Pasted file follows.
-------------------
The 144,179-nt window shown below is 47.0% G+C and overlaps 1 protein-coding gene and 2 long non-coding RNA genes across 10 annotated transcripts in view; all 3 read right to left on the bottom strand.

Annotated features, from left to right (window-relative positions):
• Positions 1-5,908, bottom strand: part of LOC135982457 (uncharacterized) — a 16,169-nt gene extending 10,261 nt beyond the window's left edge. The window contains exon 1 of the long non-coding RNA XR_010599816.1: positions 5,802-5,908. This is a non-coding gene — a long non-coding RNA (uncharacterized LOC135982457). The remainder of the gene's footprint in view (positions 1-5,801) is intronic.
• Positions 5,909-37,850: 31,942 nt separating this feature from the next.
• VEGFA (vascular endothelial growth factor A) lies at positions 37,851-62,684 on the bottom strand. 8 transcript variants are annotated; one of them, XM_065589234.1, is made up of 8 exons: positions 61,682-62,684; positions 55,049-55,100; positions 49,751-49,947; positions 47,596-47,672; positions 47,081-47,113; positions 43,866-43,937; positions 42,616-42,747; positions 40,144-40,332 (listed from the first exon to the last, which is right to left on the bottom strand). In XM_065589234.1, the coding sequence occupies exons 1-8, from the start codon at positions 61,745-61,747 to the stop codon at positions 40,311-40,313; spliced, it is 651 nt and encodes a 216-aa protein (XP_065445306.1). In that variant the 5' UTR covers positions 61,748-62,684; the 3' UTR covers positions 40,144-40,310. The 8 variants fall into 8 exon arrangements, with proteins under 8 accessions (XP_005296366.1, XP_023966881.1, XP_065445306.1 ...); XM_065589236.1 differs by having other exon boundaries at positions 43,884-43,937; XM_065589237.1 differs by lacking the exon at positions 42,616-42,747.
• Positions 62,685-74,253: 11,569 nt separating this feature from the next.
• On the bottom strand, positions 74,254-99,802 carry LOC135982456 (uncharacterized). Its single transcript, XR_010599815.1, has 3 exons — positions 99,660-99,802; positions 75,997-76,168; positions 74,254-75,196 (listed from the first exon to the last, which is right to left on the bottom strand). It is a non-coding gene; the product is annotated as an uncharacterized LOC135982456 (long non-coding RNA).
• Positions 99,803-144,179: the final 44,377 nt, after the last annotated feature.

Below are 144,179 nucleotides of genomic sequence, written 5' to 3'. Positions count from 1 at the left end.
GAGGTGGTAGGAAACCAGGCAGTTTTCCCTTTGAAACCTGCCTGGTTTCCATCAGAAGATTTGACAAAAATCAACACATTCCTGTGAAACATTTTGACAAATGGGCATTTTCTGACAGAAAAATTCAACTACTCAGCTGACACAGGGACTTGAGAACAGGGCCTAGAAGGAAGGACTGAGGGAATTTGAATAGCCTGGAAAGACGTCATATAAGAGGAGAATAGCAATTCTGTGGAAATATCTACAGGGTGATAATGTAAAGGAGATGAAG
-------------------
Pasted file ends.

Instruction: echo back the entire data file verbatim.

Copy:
The 144,179-nt window shown below is 47.0% G+C and overlaps 1 protein-coding gene and 2 long non-coding RNA genes across 10 annotated transcripts in view; all 3 read right to left on the bottom strand.

Annotated features, from left to right (window-relative positions):
• Positions 1-5,908, bottom strand: part of LOC135982457 (uncharacterized) — a 16,169-nt gene extending 10,261 nt beyond the window's left edge. The window contains exon 1 of the long non-coding RNA XR_010599816.1: positions 5,802-5,908. This is a non-coding gene — a long non-coding RNA (uncharacterized LOC135982457). The remainder of the gene's footprint in view (positions 1-5,801) is intronic.
• Positions 5,909-37,850: 31,942 nt separating this feature from the next.
• VEGFA (vascular endothelial growth factor A) lies at positions 37,851-62,684 on the bottom strand. 8 transcript variants are annotated; one of them, XM_065589234.1, is made up of 8 exons: positions 61,682-62,684; positions 55,049-55,100; positions 49,751-49,947; positions 47,596-47,672; positions 47,081-47,113; positions 43,866-43,937; positions 42,616-42,747; positions 40,144-40,332 (listed from the first exon to the last, which is right to left on the bottom strand). In XM_065589234.1, the coding sequence occupies exons 1-8, from the start codon at positions 61,745-61,747 to the stop codon at positions 40,311-40,313; spliced, it is 651 nt and encodes a 216-aa protein (XP_065445306.1). In that variant the 5' UTR covers positions 61,748-62,684; the 3' UTR covers positions 40,144-40,310. The 8 variants fall into 8 exon arrangements, with proteins under 8 accessions (XP_005296366.1, XP_023966881.1, XP_065445306.1 ...); XM_065589236.1 differs by having other exon boundaries at positions 43,884-43,937; XM_065589237.1 differs by lacking the exon at positions 42,616-42,747.
• Positions 62,685-74,253: 11,569 nt separating this feature from the next.
• On the bottom strand, positions 74,254-99,802 carry LOC135982456 (uncharacterized). Its single transcript, XR_010599815.1, has 3 exons — positions 99,660-99,802; positions 75,997-76,168; positions 74,254-75,196 (listed from the first exon to the last, which is right to left on the bottom strand). It is a non-coding gene; the product is annotated as an uncharacterized LOC135982456 (long non-coding RNA).
• Positions 99,803-144,179: the final 44,377 nt, after the last annotated feature.

Below are 144,179 nucleotides of genomic sequence, written 5' to 3'. Positions count from 1 at the left end.
GAGGTGGTAGGAAACCAGGCAGTTTTCCCTTTGAAACCTGCCTGGTTTCCATCAGAAGATTTGACAAAAATCAACACATTCCTGTGAAACATTTTGACAAATGGGCATTTTCTGACAGAAAAATTCAACTACTCAGCTGACACAGGGACTTGAGAACAGGGCCTAGAAGGAAGGACTGAGGGAATTTGAATAGCCTGGAAAGACGTCATATAAGAGGAGAATAGCAATTCTGTGGAAATATCTACAGGGTGATAATGTAAAGGAGATGAAG